– Don’t be a doctor treating patients in West Africa. || Shirley you can’t be serious.

Now that you know how to stay Ebola free, I’ve included some non-Ebola photos from my trip. Check back soon for another update, where I’ll be ranting about husbands in Gambia, Moroccan tea, and so much more.



It’s Time for the Best Of 2012 Awards!

Welcome to the Best Of 2012 Awards! And congrats on surviving reading my posts for the past year!   

How do I sum up these crazy past months? If it were a Mastercard ad, it’d look something like this:

Three pieces of Maltese filigree jewelry: 27 Euros

Feeding Coop on a monthly basis: 14% of India’s national budget

Working and traveling through 9 countries, contracting at least 2 diseases, being on crutches for 50 days in a country already notorious for its non-sidewalks, standing where no foreigner has stood before, somersaulting down sand mountains, eating wild honeycomb, having Helen Mirren give your dress the once-over in the ladies’ room, and becoming a sought-after palm reader in northern India: priceless

That said, here are the best, the worst, and the why-did-you-feel-it-necessary-to-tell-us-that awards for 2012.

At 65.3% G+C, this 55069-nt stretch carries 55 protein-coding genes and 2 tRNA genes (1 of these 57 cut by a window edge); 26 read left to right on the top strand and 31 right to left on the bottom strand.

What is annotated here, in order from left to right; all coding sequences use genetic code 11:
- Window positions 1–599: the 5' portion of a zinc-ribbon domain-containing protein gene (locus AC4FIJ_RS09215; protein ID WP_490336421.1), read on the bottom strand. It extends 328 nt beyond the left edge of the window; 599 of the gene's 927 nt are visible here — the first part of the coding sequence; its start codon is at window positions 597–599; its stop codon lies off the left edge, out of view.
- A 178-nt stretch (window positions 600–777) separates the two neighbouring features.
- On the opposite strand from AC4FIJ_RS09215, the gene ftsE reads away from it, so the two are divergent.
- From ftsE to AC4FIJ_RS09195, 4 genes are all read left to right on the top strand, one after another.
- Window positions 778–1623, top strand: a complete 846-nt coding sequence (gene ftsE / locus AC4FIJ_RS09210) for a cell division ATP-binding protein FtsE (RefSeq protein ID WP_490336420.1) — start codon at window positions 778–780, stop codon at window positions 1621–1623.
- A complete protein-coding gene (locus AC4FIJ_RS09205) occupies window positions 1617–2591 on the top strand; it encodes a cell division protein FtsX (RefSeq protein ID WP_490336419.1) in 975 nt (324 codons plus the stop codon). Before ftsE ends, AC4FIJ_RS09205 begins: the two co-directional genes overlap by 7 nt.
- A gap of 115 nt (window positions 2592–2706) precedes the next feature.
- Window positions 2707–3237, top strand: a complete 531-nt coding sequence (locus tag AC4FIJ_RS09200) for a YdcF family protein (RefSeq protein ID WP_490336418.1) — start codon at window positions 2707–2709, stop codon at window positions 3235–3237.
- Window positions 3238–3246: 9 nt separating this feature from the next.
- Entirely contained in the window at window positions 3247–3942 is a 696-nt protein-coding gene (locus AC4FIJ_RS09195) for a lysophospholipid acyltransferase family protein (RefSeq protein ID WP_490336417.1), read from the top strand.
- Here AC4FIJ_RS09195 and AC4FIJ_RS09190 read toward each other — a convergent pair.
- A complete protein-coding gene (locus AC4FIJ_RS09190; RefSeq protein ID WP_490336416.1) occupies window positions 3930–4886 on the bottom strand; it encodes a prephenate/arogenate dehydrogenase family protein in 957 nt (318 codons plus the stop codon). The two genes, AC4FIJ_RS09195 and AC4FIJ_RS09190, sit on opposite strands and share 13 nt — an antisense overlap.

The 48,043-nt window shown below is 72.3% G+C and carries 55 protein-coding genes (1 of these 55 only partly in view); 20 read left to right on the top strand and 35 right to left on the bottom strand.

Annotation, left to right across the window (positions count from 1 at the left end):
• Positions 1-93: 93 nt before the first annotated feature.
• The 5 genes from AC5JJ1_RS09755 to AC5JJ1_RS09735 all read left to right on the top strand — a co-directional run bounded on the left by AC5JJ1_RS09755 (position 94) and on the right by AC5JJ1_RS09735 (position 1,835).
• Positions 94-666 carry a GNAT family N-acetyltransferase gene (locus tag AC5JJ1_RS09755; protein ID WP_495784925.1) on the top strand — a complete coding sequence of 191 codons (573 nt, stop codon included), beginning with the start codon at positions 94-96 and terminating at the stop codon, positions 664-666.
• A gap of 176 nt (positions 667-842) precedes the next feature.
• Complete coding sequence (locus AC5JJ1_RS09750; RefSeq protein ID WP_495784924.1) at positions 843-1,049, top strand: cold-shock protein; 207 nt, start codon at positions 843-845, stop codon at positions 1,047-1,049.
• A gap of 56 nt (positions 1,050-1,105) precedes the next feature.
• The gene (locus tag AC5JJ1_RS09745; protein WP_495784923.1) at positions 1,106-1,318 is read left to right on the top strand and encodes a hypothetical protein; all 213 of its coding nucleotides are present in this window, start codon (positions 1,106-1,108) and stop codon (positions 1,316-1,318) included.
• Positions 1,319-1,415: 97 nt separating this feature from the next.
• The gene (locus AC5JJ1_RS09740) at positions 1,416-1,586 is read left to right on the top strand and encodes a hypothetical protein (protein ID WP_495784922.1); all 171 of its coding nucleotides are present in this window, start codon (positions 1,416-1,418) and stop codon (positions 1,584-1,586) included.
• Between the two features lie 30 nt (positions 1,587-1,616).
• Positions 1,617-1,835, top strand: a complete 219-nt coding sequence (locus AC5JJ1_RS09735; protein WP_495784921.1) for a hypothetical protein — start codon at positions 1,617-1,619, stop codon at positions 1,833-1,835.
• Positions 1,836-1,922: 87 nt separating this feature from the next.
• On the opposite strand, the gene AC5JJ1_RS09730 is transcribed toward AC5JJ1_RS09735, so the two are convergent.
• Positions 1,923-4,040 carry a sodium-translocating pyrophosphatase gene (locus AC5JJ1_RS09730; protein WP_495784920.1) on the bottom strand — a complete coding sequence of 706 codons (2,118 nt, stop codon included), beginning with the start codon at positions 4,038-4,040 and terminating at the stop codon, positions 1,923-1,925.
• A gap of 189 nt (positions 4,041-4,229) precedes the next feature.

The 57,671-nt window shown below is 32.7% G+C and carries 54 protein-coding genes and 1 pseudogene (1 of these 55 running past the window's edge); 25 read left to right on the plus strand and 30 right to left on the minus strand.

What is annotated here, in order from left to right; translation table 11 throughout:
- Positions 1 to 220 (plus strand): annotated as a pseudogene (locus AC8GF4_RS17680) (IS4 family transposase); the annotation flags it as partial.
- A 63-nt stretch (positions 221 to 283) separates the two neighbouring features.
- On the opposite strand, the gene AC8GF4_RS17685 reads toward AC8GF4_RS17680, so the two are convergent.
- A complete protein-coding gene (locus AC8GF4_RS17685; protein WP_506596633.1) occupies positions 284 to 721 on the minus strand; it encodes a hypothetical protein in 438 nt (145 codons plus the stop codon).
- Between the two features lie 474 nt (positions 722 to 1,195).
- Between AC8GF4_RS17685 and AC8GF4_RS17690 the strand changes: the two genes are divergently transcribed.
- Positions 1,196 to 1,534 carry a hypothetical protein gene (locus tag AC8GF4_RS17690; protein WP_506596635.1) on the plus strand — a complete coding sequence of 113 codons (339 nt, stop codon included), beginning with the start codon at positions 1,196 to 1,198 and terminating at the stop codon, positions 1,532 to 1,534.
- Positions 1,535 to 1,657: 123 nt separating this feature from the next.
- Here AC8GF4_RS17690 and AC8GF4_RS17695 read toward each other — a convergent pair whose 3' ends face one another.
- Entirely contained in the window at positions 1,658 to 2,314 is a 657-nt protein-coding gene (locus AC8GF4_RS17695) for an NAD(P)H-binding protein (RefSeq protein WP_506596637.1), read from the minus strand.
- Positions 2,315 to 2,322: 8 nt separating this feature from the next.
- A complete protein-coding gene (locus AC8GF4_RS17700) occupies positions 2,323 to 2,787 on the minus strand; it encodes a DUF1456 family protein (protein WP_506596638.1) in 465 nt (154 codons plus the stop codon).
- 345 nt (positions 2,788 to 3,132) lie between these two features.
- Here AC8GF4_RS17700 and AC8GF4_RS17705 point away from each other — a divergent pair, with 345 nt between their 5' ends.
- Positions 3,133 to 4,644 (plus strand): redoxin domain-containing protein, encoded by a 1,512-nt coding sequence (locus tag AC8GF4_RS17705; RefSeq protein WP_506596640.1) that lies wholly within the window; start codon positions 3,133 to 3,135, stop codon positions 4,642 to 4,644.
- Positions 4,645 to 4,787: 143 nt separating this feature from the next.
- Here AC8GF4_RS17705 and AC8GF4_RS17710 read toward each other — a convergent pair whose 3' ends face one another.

Most awkward moment: I mean, everything. When none of the sarees at the wedding fit me? Picking apart the maggot-infested eggplants incorrectly? Having a stranger come up to you on the street and pull your Indian kurta down because you’re offending everyone? Being hit on by a married man–in front of all his relatives? Accidentally interrupting everyone at the temple who has come to get a blessing just because you’re a foreigner? Sinking into mud while rice farming because you weigh twice as much as the next man and woman combined? Explaining to your hosts that you can’t eat something because you’ll get massive diarrhea if you do? Saying no to a marriage proposal? I dunno, you tell me.